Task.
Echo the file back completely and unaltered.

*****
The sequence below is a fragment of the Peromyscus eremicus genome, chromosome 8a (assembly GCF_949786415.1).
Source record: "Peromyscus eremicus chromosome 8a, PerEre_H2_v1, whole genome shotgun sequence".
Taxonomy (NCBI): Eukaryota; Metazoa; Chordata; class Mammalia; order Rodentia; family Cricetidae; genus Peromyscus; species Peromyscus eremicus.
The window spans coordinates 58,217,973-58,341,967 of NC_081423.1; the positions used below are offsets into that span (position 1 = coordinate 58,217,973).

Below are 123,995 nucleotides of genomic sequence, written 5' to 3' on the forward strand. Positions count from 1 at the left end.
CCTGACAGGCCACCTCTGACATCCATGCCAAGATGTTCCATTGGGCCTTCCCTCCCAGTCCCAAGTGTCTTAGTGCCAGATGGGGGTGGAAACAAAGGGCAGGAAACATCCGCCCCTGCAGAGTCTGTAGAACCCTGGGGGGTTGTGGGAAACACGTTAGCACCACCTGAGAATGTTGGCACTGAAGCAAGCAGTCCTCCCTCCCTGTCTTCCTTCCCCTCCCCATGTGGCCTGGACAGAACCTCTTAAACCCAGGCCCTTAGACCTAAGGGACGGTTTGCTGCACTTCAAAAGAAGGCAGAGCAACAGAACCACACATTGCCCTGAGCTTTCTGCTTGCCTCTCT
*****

The sequence below is a fragment of the Peromyscus eremicus genome, chromosome 8a (assembly GCF_949786415.1).
Source record: "Peromyscus eremicus chromosome 8a, PerEre_H2_v1, whole genome shotgun sequence".
Taxonomy (NCBI): Eukaryota; Metazoa; Chordata; class Mammalia; order Rodentia; family Cricetidae; genus Peromyscus; species Peromyscus eremicus.
The window spans coordinates 58,217,973-58,341,967 of NC_081423.1; the positions used below are offsets into that span (position 1 = coordinate 58,217,973).

Below are 123,995 nucleotides of genomic sequence, written 5' to 3' on the forward strand. Positions count from 1 at the left end.
CCTGACAGGCCACCTCTGACATCCATGCCAAGATGTTCCATTGGGCCTTCCCTCCCAGTCCCAAGTGTCTTAGTGCCAGATGGGGGTGGAAACAAAGGGCAGGAAACATCCGCCCCTGCAGAGTCTGTAGAACCCTGGGGGGTTGTGGGAAACACGTTAGCACCACCTGAGAATGTTGGCACTGAAGCAAGCAGTCCTCCCTCCCTGTCTTCCTTCCCCTCCCCATGTGGCCTGGACAGAACCTCTTAAACCCAGGCCCTTAGACCTAAGGGACGGTTTGCTGCACTTCAAAAGAAGGCAGAGCAACAGAACCACACATTGCCCTGAGCTTTCTGCTTGCCTCTCT